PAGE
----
Amazon’s Valentine’s Day bombshell that it’s dropping New York City as a site for HQ2, its satellite headquarters, offers a lot for Dallas and Austin to love — including the potential for more jobs.
“It could well be that New York’s loss is, to some degree, Texas’ gain, including the well-established locations of Dallas-Fort Worth and Austin,” says Mark Hamrick, senior economic analyst at Bankrate.com.
Dallas was among the 20 finalists for Amazon’s HQ2, which initially was supposed to deliver as many as 50,000 jobs in one city as part of a $5 billion investment in a second North American headquarters.
In a statement released February 14, Seattle-based Amazon said it doesn’t plan to reopen the much-hyped HQ2 search in the wake of its New York City pullout. Amazon’s abandonment of the Big Apple was prompted by fierce backlash from some state and local politicians and community activists over HQ2 concerns such as tax incentives and gentrification.
Now, the e-commerce giant says it’ll focus on its already announced plans to add a satellite headquarters in Northern Virginia with up to 25,000 jobs and an operation in Nashville with up to 5,000 jobs. New York City would have picked up as many as 25,000 jobs in a surprise split of Amazon’s second headquarters between New York and Northern Virginia.
Amazon added, however, that it also will continue to enlarge its footprint at 17 existing corporate offices and tech hubs in the U.S. and Canada, which includes its substantial presence in Dallas' Galleria area.
John Boyd, a site selection consultant in New Jersey, says Amazon’s retreat from New York City represents “a terrific opportunity” for runner-up cities like Dallas to attract more Amazon jobs. “Clearly, Amazon felt that the reality of being in the epicenter of the nation’s ultra-progressive movement ... is bad for business,” Boyd says.
Boyd notes that Amazon’s headquarters in New York City would have been in the congressional district of U.S. Rep. Alexandria Ocasio-Cortez, a high-profile progressive politician who staunchly opposed the Amazon’s move into the Long Island City neighborhood of Queens.
Experts say the pro-business posture of Texas stands in stark contrast to the mixed messages that Amazon received from HQ2 supporters and opponents in New York.
“Clearly, Texas holds a lot of appeal for tech companies, as it has for years, going back to the dawn of the semiconductor and computing industries, including mainframes and the PC,” Hamrick says. “So, it is a natural magnet for highly skilled workers as well as enterprises who appreciate the Lone Star State’s relatively low cost of living, low taxes, and pro-business mentality.”
According to Hamrick, Amazon might proceed with corporate growth in places like Dallas and Austin more quietly than was the case with the very public HQ2 search.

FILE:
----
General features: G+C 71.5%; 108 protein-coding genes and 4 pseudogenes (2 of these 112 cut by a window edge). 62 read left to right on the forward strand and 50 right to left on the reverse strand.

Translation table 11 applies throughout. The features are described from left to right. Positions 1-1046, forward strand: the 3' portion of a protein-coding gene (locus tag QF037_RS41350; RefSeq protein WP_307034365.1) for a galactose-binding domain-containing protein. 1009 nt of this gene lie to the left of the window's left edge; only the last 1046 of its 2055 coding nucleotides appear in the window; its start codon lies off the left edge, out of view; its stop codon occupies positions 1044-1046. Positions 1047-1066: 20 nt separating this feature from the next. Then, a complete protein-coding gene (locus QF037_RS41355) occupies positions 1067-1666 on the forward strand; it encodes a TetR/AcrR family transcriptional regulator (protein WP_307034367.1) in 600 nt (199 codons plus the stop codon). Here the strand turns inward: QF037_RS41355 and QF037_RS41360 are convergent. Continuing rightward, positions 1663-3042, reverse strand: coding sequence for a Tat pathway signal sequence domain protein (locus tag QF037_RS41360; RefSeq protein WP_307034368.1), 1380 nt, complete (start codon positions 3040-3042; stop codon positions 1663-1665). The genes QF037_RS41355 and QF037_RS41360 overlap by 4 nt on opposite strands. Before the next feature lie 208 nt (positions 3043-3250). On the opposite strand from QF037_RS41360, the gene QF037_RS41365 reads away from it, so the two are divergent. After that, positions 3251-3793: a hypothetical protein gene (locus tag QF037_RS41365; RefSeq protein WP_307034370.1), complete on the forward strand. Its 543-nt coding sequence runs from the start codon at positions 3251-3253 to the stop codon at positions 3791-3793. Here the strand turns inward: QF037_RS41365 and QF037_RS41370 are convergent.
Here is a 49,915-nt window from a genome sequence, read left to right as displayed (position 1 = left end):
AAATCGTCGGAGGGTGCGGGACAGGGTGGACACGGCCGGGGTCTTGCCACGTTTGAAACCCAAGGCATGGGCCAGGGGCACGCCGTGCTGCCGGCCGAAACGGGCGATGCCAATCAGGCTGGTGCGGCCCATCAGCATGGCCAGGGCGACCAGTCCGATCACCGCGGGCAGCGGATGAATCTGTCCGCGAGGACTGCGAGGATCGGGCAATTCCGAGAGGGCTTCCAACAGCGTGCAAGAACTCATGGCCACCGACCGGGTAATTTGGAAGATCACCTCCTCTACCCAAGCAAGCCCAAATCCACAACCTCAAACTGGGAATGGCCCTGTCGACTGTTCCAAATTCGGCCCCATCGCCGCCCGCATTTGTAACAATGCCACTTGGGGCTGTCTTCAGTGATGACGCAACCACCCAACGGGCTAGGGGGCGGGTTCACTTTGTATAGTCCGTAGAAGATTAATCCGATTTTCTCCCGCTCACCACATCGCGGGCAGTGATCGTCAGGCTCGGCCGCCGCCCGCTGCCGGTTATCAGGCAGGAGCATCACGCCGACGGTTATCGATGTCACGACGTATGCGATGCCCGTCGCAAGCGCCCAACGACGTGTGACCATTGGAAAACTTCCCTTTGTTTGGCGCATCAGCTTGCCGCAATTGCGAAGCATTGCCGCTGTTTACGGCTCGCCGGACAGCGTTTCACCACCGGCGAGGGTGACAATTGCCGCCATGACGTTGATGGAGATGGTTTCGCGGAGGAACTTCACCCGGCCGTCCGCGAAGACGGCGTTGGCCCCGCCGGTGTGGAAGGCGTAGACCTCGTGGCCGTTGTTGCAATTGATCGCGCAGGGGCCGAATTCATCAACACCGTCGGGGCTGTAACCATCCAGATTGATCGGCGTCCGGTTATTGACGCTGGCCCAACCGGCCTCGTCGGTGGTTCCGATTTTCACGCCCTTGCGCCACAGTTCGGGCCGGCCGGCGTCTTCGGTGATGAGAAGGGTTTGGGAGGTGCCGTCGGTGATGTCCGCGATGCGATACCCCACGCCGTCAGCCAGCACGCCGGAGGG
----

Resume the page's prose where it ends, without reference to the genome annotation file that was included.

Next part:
“Now that the New York version of HQ2 is off the drawing board, Amazon may well want to conduct future expansion and hiring off the radar to some degree,” he says. “The high degree of publicity surrounding this entire process may have backfired ... in that it also drew opposition. Of course, Texas is a world away from New York for all kinds of reasons.”
Danielle Trevino, a spokeswoman for the Greater Austin Chamber of Commerce, says Amazon hasn’t contacted the chamber about its post-New York City steps.
“We are always open to working with companies that want to consider doing business and creating jobs for families in Central Texas,” Trevino adds.
As of the afternoon of February 14, the Dallas Regional Chamber hadn’t issued a response to the Amazon news.
Tom Stringer, managing director of site selection and incentives at consulting firm BDO, says he suspects economic development officials in Dallas, Austin, and other places that were HQ2 finalists are reaching out to Amazon executives following the New York announcement. They’re seeking to capitalize on what Stringer calls the “fumble” made by New York officials in bringing the HQ2 project across the goal line and the “poor job” done by Amazon executives in understanding the local political field.
“This is a stunning development, with Amazon essentially giving in to vocal critics who bemoaned the tech giant’s decision to set up a new substantial outpost in Long Island City. … For those who didn’t want Amazon to bring the promised 25,000 new jobs and added economic vitality to the area: Be careful what you wish for,” Hamrick says.
Boyd notes that Amazon doesn’t want to be “treated like a villain,” as it felt was the situation in New York.
“This is a company facing potential anti-trust issues, and it is operating in highly regulated industries like multimedia and healthcare. They need goodwill among the public and among lawmakers,” Boyd says. “Texas — with its history of pro-business governors, its pro-business state Legislature, its economic-development-minded members of the House and Senate, and its highly successful regional economic development programs — shines in this aspect.”